Minnesota Adoption Laws
Minnesota Adoption Laws
Adopting a child involves a number of often-complicated procedures and requirements, such as background checks, interviews, and matching children with prospective parents. As with other family-related legal matters, adoption is regulated at the state level. State adoption laws don't differ too much, but the process itself is unique to each state and requires close scrutiny. Also, the profound emotional component of adopting a child into your home can't be overstated.
Read on for a brief summary of Minnesota adoption laws.
Adoption in Minnesota
The state of Minnesota allows any individual to be adopted, although children 14 and older must consent to the adoption in writing. To adopt a child, you must have lived in the state for at least one year. However, this requirement may be reduced to 30 days or waived altogether if it's in the child's best interests.
Like most states, Minnesota requires prospective parents to take part in an adoption home study and background check. Minnesota also requires a three-month home residency before the adoption is finalized; but this, too, may be waived by the court in some circumstances. Adults also may be adopted in Minnesota by giving written consent to the prospective parent, which establishes the right to inherit.
Minnesota Adoption Laws at a Glance
It's always important to read the actual text of a statute when conducting legal research. But, since statutes are usually written in legal jargon, it can also be helpful to read an overview in plain English. In the following table, you can find an overview of adoption laws in Minnesota as well as links to relevant statutes.
Minnesota Statutes, Public Welfare and Related Activities (Ch. 245-267), Chapter 259, Section 259.20, et seq. (Adoption)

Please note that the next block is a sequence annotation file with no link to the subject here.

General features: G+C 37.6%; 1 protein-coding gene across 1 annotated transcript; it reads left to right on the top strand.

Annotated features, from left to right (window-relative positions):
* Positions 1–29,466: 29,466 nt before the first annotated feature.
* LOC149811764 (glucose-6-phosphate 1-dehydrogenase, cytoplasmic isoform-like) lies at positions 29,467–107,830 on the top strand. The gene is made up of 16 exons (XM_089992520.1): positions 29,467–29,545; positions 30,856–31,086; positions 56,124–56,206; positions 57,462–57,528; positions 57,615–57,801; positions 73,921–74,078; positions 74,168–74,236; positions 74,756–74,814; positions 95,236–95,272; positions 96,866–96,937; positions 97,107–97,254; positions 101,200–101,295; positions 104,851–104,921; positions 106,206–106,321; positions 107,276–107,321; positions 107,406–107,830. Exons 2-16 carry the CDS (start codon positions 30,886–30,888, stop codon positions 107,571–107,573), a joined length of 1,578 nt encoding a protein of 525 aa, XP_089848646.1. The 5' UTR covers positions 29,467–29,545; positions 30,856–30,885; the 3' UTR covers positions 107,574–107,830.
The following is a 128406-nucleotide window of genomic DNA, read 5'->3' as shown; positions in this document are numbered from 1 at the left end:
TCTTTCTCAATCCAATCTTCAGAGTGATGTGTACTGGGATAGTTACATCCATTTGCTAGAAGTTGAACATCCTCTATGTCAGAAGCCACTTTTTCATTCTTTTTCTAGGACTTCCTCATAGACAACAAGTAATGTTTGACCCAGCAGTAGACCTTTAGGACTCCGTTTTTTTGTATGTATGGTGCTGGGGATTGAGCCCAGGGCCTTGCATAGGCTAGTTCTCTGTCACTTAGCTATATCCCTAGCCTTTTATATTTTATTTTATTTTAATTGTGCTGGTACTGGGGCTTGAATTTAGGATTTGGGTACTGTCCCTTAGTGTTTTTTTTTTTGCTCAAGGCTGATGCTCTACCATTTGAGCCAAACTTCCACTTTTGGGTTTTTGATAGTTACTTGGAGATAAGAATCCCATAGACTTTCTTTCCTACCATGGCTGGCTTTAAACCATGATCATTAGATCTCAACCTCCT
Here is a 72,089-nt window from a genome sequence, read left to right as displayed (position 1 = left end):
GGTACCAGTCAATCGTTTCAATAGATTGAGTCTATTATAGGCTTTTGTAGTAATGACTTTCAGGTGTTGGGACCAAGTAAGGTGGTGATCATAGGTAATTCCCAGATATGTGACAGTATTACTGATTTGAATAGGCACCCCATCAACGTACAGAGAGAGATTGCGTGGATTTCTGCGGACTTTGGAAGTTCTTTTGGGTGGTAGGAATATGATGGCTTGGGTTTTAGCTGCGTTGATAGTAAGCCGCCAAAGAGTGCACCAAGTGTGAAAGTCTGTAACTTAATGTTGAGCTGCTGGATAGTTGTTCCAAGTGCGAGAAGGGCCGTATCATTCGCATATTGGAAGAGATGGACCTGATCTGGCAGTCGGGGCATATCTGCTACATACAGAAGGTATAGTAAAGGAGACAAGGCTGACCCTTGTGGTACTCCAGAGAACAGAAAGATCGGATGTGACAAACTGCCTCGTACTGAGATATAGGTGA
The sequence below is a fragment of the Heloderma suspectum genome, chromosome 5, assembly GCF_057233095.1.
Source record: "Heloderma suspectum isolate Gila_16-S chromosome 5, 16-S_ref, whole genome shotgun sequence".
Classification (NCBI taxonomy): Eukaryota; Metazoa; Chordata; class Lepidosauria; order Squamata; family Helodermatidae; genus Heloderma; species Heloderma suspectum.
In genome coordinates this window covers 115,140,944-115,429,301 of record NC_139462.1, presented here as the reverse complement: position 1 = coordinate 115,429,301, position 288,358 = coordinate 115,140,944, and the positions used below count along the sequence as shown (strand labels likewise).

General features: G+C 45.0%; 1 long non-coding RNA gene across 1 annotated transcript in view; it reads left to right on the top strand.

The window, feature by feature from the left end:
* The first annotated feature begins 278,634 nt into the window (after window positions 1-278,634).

|Who May Be Adopted||
|When is Child's Consent Needed?||
14 years and older
|Who May Adopt?||
Any person who's resided in the state for more than one year, unless the length of residence is reduced to 30 days in the child's best interest or waived altogether.
|State Agency/Court Responsible for Adoptions||
The Minnesota Department of Human Services and the Minnesota Judicial Branch are the government bodies involved in adoptions.
Minnesota Statutes, Public Welfare and Related Activities (Ch. 245-267):
Note: State laws are always subject to change through the passage of new legislation, rulings in the higher courts (including federal decisions), ballot initiatives, and other means. While we strive to provide the most current information available, please consult an attorney or conduct your own legal research to verify the state law(s) you are researching.
Minnesota Adoption Laws: Related Resources
If you'd like additional information or resources related to this topic, please visit the links listed below.
Looking to Adopt in Minnesota? Consult with a Local Attorney First
If you or someone you love is going through the adoption process, you'll want a strong legal advocate on your side to help you through the paperwork, home visits, and more. Adoption can be a tricky process and it's important to get it done right from the very beginning.
Make sure the process is legit; contact an experienced Minnesota adoption attorney today.
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